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American ISIS Suspect Is Freed After Being Held More Than a Year

WASHINGTON — The Trump administration has freed an American citizen whom the military imprisoned without trial for more than 13 months as a suspected Islamic State member, U.S. officials said Monday. His release brings a close to a legal saga that raised novel issues about the scope of the government’s national security powers and individual rights.

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Charlie Savage, Rukmini Callimachi
Eric Schmitt, New York Times

WASHINGTON — The Trump administration has freed an American citizen whom the military imprisoned without trial for more than 13 months as a suspected Islamic State member, U.S. officials said Monday. His release brings a close to a legal saga that raised novel issues about the scope of the government’s national security powers and individual rights.

The man, a dual American and Saudi citizen, was captured in September 2017 by a Kurdish militia in Syria. The Kurds turned him over to the U.S. military, which held him as a wartime detainee at a base in Iraq while a court battle over his fate played out. The officials, who spoke on condition of anonymity, said he was released in Bahrain, where his wife and daughter are living.

The identity of the man at the center of the extraordinary case has been kept secret, so he has been called “John Doe” in court filings and public debates. But his real name is Abdulrahman Ahmad Alsheikh, The New York Times has learned, in part by obtaining an unredacted version of his Islamic State intake form and identifying public records about him.

His release means that a major question his detention raised about how the United States fights war — whether the government has authority to use wartime powers against the Islamic State without explicit congressional authorization — will evade a definitive court ruling, for now. Even so, his case established an important historical precedent: The U.S. government locked up a citizen for more than a year without charging him with a crime. The issue of whether the government can or should imprison American terrorism suspects without trial as enemy combatants, rather than prosecuting them, has prompted recurring debates since the George W. Bush administration. The scope and limits of the government wartime detention power has never been resolved.

Sending Alsheikh to Bahrain was a good outcome after a year of wrangling over “fairly terrible alternatives,” said Robert Chesney, a University of Texas law professor. But he said it was “disturbing” that the detention lasted so long without any court ruling on whether he was being detained legally.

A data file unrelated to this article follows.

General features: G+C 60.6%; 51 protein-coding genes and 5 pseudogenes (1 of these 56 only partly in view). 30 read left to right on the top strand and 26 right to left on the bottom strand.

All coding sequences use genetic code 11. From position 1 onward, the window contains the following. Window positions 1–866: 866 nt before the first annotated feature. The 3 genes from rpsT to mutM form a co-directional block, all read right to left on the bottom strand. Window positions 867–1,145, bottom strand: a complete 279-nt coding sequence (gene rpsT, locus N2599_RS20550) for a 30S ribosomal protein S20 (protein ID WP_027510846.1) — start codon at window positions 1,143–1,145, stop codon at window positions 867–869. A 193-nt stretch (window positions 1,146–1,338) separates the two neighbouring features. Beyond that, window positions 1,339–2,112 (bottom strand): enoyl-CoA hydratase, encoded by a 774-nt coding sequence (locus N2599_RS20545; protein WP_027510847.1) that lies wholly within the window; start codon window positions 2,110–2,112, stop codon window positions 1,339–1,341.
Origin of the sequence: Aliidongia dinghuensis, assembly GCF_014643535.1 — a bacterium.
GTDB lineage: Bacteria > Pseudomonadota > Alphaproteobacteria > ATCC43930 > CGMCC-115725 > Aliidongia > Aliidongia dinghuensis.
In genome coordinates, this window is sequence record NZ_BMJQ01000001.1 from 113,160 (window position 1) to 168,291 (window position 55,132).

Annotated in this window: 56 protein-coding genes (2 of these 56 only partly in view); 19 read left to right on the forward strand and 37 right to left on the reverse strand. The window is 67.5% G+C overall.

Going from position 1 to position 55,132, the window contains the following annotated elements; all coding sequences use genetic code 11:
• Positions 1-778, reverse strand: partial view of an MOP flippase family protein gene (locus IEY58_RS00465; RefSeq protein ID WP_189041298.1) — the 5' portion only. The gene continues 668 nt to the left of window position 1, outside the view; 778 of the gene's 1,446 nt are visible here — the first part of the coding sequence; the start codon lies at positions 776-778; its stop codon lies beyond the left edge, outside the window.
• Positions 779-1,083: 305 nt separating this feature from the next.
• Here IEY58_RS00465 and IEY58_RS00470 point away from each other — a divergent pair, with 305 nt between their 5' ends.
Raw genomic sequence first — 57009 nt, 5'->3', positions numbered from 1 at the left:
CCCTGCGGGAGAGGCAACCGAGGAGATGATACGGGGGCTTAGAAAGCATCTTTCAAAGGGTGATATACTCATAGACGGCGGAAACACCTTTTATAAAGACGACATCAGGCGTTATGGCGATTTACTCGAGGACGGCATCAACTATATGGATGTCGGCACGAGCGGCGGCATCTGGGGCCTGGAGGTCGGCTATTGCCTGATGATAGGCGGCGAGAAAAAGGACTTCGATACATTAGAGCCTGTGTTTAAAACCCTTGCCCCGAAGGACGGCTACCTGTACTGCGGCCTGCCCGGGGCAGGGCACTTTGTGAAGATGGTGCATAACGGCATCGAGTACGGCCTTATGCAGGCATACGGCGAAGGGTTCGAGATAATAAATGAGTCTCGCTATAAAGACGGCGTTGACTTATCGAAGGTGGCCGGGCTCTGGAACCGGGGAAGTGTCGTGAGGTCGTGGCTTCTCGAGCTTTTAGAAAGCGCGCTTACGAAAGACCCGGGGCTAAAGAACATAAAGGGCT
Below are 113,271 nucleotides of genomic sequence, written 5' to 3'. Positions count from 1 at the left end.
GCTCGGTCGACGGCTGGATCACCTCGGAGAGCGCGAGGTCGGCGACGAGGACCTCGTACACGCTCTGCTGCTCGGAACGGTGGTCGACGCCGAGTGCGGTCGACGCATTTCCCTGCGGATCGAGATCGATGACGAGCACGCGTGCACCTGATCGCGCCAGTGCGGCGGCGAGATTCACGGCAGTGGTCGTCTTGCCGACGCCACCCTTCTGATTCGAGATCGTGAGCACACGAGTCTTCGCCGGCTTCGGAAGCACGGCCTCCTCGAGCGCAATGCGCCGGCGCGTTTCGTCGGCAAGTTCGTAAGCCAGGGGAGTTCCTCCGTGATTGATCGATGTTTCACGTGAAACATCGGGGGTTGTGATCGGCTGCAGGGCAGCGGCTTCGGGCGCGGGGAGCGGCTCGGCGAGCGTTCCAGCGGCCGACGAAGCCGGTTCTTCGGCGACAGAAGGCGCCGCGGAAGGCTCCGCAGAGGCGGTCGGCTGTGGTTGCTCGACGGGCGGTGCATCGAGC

“The case was pending for a long time before the government tried to transfer him, and the court seemed in no rush to rule on even though it was an American citizen,” he said. “This gave the government a de facto authority to hold for many months, at least.”

The State Department has canceled Alsheikh’s U.S. passport, officials said, but he did not relinquish his American citizenship as part of the release deal, as an American-Saudi detainee captured in the Afghanistan war zone, Yaser Esam Hamdi, did in 2004. His detention led to a landmark Supreme Court case.

“It has always been very important to him that he remain a U.S. citizen,” said Jonathan Hafetz, an American Civil Liberties Union lawyer representing Alsheikh. He did not confirm or challenge his client’s identity or that he has been released. “He has been fighting to regain his freedom and he looks forward to putting this ordeal behind him.”

Alsheikh was born in the United States but raised in the Middle East, officials have said. He attended college in Louisiana from 1999 to 2004, then left the country on a flight from Baton Rouge in 2006, a government court filing said. Someone with his name attended classes at Southern University in Baton Rouge from 2000 to 2005 but never graduated, a registrar said.

In early July 2014, after his wife gave birth to their infant daughter, Alsheikh returned to the United States. While he told interrogators he stayed for months, a government court filing says travel records indicate instead that later that month he went to Turkey near the border with Syria, where the Islamic State was seizing territory amid the Syrian civil war and had just declared itself a caliphate.

Officials think he crossed over. The Islamic State registration form, which recruits typically filled out in Islamic State dormitories across the Turkish border in Syria, is dated July 15, 2014.